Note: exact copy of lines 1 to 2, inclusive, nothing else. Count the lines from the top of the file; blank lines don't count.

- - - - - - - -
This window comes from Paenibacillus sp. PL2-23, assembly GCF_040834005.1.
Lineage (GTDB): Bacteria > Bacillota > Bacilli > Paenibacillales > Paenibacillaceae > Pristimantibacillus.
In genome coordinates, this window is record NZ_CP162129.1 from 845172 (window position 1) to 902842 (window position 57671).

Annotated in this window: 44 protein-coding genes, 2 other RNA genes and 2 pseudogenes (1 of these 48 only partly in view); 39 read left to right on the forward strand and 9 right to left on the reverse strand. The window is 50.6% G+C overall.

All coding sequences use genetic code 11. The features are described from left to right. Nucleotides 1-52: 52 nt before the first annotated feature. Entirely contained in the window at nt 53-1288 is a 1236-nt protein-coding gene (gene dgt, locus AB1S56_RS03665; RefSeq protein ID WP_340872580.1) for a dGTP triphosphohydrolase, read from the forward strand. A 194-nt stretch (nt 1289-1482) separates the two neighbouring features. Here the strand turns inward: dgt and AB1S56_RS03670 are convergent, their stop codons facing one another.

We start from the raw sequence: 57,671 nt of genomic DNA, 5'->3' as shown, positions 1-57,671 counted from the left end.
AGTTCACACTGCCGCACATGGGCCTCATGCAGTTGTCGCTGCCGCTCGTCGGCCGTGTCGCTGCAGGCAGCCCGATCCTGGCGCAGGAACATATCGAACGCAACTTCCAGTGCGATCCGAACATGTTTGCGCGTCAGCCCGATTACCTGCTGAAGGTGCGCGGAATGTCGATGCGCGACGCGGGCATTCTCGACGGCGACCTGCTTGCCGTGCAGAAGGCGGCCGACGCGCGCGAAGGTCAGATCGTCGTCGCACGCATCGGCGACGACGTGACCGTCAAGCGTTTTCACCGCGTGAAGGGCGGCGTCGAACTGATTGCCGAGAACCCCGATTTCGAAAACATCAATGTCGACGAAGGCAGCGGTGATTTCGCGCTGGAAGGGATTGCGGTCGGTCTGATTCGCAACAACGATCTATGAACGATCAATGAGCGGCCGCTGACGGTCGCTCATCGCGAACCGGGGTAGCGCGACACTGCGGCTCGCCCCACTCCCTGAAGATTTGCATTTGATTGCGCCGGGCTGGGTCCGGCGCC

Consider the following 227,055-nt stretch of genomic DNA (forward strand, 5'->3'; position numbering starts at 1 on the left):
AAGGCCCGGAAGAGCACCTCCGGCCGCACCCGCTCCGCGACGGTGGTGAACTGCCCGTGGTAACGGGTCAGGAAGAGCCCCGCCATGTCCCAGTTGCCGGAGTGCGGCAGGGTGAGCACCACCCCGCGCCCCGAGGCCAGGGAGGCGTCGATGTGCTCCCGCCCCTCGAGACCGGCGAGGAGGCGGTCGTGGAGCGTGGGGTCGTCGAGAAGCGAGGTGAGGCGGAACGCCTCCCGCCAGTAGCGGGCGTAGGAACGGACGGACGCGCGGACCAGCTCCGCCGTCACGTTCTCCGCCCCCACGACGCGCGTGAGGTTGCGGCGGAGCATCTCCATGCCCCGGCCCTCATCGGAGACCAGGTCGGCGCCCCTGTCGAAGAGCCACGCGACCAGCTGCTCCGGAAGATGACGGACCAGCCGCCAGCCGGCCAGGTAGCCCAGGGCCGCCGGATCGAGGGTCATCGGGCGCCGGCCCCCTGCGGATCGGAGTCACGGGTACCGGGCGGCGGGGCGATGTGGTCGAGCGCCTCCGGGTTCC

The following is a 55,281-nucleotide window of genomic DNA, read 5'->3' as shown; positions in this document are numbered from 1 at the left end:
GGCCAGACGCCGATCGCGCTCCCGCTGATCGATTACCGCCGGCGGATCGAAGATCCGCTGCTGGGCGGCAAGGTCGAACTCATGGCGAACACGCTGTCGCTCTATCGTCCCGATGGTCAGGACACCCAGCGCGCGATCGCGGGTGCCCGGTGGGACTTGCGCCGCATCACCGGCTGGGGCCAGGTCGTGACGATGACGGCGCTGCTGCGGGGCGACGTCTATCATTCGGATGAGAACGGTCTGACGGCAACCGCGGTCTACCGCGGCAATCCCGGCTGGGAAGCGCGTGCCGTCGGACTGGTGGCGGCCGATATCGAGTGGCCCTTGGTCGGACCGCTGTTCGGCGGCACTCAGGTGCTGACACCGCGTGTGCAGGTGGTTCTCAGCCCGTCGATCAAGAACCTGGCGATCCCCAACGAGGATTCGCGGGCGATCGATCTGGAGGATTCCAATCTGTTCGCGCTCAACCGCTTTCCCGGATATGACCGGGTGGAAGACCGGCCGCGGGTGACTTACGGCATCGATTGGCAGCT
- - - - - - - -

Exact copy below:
This window comes from Paenibacillus sp. PL2-23, assembly GCF_040834005.1.
Lineage (GTDB): Bacteria > Bacillota > Bacilli > Paenibacillales > Paenibacillaceae > Pristimantibacillus.